import React from 'react'
import ReactMarkdown from 'react-markdown'
import BlogLayout from '@/layouts/BlogLayout'
import { BlogPostProps } from 'types'

const BlogPost = ({ frontMatter, markdownBody }: BlogPostProps) => {
  if (!frontMatter) return <></>

  return (
    <BlogLayout frontMatter={frontMatter}>
      <ReactMarkdown
        allowDangerousHtml={false}
        source={markdownBody}
        renderers={{
          link: (props) => <CustomLink {...props} />,
        }}
      />
    </BlogLayout>
  )
}
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BlogLayout is basically just a UI component, and sets out the styling of a blog post, along with setting the meta data for the blog post page for SEO purposes (which is why I pass in frontMatter as props).

ReactMarkdown is the markdown component which accepts the following:

  • source prop whereby we pass in the markdownBody which comes from our getStaticProps() function above;
  • renderers which allows us to render React components in replacement of particular node types in the markdownBody text. In this case, I'm saying I want all link nodes i.e. a links to render my CustomLink component instead (you can use NextJS's Link component here - I just created my own custom component to specifically open external links in a new tab). For a list of node types, check this out (and scroll down to "Node types").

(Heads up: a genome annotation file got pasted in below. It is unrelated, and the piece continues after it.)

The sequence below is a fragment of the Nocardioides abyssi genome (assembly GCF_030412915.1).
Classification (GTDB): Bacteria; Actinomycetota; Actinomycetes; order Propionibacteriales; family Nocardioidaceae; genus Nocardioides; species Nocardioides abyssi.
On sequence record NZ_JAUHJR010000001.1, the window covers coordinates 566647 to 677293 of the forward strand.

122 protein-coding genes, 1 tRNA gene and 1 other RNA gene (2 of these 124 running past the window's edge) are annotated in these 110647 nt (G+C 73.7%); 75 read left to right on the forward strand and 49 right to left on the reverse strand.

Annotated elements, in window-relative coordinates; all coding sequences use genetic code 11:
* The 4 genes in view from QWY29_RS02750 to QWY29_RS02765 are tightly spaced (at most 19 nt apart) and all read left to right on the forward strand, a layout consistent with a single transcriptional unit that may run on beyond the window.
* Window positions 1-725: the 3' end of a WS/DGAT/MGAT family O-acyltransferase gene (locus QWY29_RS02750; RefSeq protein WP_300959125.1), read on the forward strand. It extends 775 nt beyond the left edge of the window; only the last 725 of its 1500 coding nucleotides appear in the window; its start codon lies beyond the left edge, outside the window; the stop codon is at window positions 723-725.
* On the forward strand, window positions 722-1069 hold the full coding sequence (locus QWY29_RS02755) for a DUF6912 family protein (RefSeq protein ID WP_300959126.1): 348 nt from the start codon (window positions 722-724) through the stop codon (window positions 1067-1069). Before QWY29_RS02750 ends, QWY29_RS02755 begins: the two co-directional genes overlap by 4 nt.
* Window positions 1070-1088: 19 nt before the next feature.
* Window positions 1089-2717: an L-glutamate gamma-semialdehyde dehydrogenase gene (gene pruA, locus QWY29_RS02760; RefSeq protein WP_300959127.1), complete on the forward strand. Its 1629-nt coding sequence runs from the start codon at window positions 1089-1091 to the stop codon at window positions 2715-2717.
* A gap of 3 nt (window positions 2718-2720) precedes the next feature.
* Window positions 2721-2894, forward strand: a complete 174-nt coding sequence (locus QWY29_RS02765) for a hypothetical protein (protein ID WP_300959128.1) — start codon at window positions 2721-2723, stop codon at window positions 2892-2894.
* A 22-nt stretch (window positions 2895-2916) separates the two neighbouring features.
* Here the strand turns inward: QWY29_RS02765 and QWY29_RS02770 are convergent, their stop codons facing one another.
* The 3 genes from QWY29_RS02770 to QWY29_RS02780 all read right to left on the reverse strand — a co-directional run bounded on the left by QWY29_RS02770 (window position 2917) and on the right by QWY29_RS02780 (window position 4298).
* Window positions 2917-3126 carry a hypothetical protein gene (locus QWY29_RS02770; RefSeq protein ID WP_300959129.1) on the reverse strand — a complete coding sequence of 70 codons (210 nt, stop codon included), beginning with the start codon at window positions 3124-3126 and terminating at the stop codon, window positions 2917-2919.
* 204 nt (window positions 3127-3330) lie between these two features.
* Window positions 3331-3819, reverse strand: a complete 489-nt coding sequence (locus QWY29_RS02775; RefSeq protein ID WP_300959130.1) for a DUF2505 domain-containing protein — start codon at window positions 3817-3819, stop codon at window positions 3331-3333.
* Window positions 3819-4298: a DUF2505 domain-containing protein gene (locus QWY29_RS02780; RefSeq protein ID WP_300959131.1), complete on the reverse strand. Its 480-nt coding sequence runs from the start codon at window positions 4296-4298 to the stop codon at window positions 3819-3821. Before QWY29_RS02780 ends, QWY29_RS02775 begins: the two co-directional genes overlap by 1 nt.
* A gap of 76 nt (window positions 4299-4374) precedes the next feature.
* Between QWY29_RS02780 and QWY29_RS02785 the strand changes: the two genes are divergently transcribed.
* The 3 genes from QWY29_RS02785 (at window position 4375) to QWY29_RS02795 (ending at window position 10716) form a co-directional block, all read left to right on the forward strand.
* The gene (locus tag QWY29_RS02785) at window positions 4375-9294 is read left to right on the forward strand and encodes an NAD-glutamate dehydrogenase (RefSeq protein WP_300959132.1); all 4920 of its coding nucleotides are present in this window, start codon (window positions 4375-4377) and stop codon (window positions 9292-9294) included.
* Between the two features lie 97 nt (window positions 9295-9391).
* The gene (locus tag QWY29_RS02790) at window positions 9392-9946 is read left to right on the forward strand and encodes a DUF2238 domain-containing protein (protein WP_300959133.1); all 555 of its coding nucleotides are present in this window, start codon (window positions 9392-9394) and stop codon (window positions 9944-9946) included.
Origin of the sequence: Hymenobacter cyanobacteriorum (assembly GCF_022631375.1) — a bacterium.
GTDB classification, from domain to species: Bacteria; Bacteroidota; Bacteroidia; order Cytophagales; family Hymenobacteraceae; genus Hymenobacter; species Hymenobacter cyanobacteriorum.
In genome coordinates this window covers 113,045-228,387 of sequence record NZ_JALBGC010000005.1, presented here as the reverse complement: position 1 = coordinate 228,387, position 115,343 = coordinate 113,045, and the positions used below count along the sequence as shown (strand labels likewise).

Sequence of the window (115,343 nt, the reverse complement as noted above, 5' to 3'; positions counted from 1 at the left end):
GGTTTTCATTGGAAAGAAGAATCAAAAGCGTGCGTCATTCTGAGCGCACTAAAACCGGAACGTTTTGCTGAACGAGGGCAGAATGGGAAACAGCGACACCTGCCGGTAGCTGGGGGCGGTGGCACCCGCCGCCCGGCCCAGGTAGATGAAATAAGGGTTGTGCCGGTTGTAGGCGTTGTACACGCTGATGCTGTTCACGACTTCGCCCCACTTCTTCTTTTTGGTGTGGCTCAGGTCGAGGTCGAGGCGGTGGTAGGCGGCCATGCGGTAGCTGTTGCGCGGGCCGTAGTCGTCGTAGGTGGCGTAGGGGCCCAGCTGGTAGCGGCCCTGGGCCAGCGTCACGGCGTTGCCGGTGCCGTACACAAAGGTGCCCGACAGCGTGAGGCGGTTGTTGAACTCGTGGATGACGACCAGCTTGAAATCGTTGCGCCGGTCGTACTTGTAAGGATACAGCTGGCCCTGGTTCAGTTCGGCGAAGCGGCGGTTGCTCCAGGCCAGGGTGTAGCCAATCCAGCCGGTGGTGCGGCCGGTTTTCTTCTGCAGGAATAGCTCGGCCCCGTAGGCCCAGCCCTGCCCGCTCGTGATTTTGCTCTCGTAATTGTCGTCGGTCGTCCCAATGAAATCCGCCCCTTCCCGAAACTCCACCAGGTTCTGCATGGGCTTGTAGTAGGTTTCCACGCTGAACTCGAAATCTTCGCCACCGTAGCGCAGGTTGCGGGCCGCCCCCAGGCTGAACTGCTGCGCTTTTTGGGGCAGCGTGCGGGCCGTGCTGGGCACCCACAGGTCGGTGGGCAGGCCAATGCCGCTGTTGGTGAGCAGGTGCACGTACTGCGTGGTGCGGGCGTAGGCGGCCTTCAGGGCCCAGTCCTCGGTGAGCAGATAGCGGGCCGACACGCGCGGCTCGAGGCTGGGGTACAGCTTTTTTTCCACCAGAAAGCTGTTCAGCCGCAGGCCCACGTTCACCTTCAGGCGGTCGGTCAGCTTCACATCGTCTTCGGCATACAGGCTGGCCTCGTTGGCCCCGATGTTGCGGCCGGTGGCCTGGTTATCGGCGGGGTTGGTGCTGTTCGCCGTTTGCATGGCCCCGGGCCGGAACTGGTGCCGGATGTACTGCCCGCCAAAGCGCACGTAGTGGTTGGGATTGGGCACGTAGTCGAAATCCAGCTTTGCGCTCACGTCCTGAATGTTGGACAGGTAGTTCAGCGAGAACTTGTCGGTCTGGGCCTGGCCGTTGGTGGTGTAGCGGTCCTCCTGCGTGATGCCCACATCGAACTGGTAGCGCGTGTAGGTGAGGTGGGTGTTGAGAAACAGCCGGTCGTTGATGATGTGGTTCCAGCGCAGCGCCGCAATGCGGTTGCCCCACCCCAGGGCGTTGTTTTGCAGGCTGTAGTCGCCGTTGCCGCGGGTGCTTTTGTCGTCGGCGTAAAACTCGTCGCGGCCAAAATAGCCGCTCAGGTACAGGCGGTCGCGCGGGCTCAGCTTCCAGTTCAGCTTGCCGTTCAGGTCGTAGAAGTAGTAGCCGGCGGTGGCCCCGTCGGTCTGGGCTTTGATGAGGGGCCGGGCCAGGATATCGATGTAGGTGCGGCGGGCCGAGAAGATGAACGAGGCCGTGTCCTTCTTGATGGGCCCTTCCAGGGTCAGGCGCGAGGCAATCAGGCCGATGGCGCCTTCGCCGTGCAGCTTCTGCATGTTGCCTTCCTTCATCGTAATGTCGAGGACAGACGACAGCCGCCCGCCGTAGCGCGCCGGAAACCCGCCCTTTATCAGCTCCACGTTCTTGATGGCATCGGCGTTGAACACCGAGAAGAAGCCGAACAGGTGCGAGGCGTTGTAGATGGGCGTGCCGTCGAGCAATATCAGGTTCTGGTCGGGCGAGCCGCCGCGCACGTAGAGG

As our blog is a technical blog with a lot of code snippets, we also want to add an additional node for our renderer to recognise, and that's code. CodeBlock is my custom component that I want to render instead, which is where SyntaxHighlighter comes in. The super nice thing about this library is that it allows you to choose specific themes for how your code snippets look. What you currently see for instance, is the vscDarkPlus theme that comes from Prism. Check out the themes here.

import BlogLayout from '@/layouts/BlogLayout'
import { BlogPostProps } from 'types'
import React from 'react'
import ReactMarkdown from 'react-markdown'
import { Prism as SyntaxHighlighter } from 'react-syntax-highlighter'